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Facts are Sacred: The power of data

3.74  ·  Rating details ·  149 ratings  ·  12 reviews
Kindle Edition
Published (first published December 22nd 2011)
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Dani Arribas-bel
The book is a short compilation of experiences encountered by The Guardian journalists in dealing with what is come to be known as "data journalism". Throughout eight chapters, several loosely related topics are exposed, from what they consider "data journalism" is to how crowdsourcing can help it.

It really is a short read, but I think it should have actually been shorter. Some of the chapters feel too forced to be in the book, almost just to fill pages. As an example, the last one is a simple c
Aug 30, 2013 rated it it was ok  ·  review of another edition
Strange book. The content is good, but the chapters just tend to end with little finality. The problem is that there is actually very little to read. This is two different books smushed into one: a look into info-journalism; a collection of cool info graphics.

My problem with the book is that as you read the chapters, there are accompanying graphics that are tangentially connected to the narrative. Normally, you read a chapter and you see a graphic it actually further informs the argument. You w
Feb 23, 2020 rated it really liked it  ·  review of another edition
Shelves: books-i-own
Picked up lots of pointers and story ideas from here. Geeked out as I flip every page.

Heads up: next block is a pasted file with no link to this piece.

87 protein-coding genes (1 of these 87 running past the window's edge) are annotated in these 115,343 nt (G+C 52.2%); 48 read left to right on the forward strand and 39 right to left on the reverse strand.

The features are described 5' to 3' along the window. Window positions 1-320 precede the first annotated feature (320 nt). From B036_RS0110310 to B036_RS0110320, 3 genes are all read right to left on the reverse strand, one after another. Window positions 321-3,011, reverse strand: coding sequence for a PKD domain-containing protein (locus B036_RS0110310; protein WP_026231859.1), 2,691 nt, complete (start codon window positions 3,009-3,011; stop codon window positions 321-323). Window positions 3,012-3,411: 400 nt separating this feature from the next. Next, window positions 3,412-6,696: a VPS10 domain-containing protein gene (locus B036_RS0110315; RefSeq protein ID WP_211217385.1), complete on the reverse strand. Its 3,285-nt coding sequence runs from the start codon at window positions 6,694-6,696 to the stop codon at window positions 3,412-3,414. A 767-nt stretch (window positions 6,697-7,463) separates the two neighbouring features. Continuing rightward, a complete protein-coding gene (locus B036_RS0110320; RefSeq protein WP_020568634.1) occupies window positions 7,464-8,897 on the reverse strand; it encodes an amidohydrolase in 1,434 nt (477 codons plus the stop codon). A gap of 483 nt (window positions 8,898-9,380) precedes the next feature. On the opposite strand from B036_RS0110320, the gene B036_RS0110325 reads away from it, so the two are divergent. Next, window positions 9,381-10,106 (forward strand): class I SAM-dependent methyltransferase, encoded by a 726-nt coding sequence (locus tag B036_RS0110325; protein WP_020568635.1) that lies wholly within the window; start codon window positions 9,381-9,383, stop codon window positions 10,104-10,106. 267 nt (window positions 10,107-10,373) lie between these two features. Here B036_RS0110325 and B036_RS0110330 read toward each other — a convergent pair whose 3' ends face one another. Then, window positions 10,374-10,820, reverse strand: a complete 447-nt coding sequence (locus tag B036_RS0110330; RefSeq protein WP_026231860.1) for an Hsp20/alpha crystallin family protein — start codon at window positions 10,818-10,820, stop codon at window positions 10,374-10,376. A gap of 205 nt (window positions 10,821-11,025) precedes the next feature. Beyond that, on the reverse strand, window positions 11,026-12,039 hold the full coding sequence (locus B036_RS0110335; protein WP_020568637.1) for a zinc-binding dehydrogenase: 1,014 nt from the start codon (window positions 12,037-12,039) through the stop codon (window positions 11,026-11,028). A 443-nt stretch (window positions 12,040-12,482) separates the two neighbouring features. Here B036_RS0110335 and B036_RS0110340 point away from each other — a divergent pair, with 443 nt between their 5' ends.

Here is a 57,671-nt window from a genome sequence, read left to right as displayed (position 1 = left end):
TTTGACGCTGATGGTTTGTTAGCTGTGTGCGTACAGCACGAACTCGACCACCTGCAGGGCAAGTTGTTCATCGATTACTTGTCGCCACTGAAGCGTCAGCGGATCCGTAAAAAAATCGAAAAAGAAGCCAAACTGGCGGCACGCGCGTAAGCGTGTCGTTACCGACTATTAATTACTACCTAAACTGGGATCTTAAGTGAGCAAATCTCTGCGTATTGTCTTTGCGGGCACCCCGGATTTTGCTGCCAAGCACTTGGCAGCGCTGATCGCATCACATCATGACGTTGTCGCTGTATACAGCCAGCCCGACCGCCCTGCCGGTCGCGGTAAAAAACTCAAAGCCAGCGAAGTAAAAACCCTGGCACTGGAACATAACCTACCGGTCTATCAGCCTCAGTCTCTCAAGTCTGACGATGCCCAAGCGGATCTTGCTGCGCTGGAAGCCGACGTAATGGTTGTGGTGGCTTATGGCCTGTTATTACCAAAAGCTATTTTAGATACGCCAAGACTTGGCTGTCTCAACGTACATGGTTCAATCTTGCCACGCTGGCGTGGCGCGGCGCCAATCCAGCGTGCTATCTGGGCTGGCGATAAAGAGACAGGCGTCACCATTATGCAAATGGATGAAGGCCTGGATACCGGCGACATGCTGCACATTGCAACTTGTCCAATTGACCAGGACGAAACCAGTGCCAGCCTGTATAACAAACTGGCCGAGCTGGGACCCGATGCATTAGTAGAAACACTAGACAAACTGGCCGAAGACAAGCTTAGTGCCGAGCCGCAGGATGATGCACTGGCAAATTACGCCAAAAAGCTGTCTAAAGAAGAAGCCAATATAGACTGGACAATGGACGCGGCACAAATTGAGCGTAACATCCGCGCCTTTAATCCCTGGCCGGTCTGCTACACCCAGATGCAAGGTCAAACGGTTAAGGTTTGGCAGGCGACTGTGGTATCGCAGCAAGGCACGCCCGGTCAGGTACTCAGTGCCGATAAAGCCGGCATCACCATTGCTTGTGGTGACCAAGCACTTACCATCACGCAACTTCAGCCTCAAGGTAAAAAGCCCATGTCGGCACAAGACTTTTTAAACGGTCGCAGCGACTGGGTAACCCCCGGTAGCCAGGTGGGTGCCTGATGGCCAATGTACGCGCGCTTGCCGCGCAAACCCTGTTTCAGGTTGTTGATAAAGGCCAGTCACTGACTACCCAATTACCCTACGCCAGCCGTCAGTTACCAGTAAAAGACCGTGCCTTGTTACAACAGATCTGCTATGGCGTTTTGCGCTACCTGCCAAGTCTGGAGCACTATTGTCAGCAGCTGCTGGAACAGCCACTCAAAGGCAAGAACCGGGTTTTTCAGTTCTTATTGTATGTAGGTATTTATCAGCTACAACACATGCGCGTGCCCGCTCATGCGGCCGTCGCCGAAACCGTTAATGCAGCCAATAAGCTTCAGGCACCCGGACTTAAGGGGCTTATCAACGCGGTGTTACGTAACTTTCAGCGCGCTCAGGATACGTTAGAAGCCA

Aug 14, 2012 rated it really liked it
An interesting overview of the data journalism strategy used by The Guardian. Good descriptions of basic data analysis, and some excellent (often depressing) examples of different data sets used and made accessible by The Guardian. Implicit within it are hints for organisations making their data public, inlcluding don't use pdfs. Also highlights fact that once data is public, people will work out a way to analyse it.
Feb 26, 2013 rated it liked it
Short, clearly written and a genuinely interesting work on how the way data is used by the Guardian team. Not a lot of technical detail on the way that data is processed. I enjoyed it but it left me wanting more insight and to want to play with some open data for myself. Perhaps that's the point of the book?
Mar 06, 2012 rated it really liked it
This is my first experience of a Guardian Short and I've found it a good one. I got a bit grumbly about the 4 errors I spotted (3 x spelling, 1 x fact) but other than that I found this to a well put together book with interesting content written in an engaging fashion (but I do like data!). Will probably take a look at some of the other Guardian Shorts.
Mike Benner
Apr 30, 2012 rated it it was amazing
Well written book that is stuffed with seemingly useless data until the author ties it altogether. The Guardian has always been at the forefront of data journalism and this book gives some insight to why that is. Quick read that is a must for any data junkie.
Alex G
Jul 27, 2014 rated it liked it  ·  review of another edition
Meh. Mostly a collection of previously published articles. A few interesting insights into the inner workings of the Guardian data team.
May 28, 2013 rated it liked it  ·  review of another edition
Información interesante sobre periodismo de datos, pero al final, disperso y un poco escaso.
Oct 22, 2013 rated it really liked it  ·  review of another edition
Beautiful book, sparse on prose and arguably light on detail, but fascinating nevertheless.
Jan 19, 2014 rated it really liked it  ·  review of another edition
A very useful and thought provoking introduction to data journalism and analysis.
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Simon Rogers is the founding editor of the Guardian’s Datablog and has won numerous awards for his work, including a Royal Statistical Society’s award of excellence in 2012.

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